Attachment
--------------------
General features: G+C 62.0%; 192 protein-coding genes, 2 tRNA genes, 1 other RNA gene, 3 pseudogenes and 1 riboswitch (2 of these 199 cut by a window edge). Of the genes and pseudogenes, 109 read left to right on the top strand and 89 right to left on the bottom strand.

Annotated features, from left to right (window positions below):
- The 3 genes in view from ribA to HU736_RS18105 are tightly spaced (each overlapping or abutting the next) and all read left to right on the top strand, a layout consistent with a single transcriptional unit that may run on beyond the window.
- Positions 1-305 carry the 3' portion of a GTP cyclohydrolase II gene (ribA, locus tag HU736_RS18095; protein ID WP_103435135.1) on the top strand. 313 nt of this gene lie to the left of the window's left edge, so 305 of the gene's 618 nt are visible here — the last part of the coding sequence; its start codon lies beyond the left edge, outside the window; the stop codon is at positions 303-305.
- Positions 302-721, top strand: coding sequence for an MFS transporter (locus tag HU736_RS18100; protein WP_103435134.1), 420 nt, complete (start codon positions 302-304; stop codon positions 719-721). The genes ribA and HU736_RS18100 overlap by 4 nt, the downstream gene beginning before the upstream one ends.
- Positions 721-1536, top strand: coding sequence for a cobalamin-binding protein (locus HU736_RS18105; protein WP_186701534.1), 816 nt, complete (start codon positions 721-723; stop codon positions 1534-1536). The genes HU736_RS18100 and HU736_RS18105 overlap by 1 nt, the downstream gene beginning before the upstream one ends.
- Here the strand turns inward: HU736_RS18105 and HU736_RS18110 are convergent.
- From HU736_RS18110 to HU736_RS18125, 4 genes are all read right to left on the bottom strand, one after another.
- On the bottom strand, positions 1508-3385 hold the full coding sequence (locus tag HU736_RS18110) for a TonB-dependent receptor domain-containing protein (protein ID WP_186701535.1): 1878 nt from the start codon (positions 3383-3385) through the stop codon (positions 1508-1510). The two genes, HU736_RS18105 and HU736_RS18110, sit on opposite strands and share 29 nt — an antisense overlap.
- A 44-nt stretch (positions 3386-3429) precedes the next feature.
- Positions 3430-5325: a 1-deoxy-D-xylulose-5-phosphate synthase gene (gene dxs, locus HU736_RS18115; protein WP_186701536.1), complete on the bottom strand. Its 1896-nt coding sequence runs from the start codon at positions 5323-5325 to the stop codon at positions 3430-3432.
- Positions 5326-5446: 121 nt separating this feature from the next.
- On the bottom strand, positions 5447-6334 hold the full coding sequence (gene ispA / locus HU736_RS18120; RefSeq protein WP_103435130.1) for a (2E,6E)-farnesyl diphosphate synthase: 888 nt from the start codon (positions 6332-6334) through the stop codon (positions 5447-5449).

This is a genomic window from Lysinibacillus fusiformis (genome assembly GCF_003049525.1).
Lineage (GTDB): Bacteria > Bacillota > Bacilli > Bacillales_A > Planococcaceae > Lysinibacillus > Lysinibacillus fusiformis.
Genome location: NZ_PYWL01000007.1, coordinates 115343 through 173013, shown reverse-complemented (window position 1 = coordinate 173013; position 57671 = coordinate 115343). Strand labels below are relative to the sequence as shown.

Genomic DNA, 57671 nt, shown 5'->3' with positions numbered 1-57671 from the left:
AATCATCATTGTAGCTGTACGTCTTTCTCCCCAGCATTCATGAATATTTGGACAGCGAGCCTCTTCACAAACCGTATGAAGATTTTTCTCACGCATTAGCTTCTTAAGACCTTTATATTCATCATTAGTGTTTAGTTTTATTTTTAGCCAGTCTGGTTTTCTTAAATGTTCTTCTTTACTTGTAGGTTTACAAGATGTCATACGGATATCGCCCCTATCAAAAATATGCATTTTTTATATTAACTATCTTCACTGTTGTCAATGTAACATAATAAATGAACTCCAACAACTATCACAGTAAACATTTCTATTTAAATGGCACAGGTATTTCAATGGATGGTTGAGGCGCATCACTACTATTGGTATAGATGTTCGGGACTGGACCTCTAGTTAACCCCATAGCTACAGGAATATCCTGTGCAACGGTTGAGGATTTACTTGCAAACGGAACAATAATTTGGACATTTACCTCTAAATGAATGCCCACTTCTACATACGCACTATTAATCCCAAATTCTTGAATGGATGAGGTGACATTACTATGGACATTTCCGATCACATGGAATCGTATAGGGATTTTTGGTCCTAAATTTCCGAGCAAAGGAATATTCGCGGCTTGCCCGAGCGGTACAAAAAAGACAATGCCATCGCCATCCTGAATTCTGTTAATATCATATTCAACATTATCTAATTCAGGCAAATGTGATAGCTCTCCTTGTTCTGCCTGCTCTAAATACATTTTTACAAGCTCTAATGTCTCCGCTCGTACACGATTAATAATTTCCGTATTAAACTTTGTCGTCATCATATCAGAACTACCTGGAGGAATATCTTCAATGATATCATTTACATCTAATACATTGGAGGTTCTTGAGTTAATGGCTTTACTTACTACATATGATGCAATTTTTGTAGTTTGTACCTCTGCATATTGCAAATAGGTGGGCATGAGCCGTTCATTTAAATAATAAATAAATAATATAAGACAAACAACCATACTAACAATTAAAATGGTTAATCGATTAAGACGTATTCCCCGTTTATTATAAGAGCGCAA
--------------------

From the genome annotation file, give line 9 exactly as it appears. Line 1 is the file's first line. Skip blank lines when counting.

- On the bottom strand, positions 1508-3385 hold the full coding sequence (locus tag HU736_RS18110) for a TonB-dependent receptor domain-containing protein (protein ID WP_186701535.1): 1878 nt from the start codon (positions 3383-3385) through the stop codon (positions 1508-1510). The two genes, HU736_RS18105 and HU736_RS18110, sit on opposite strands and share 29 nt — an antisense overlap.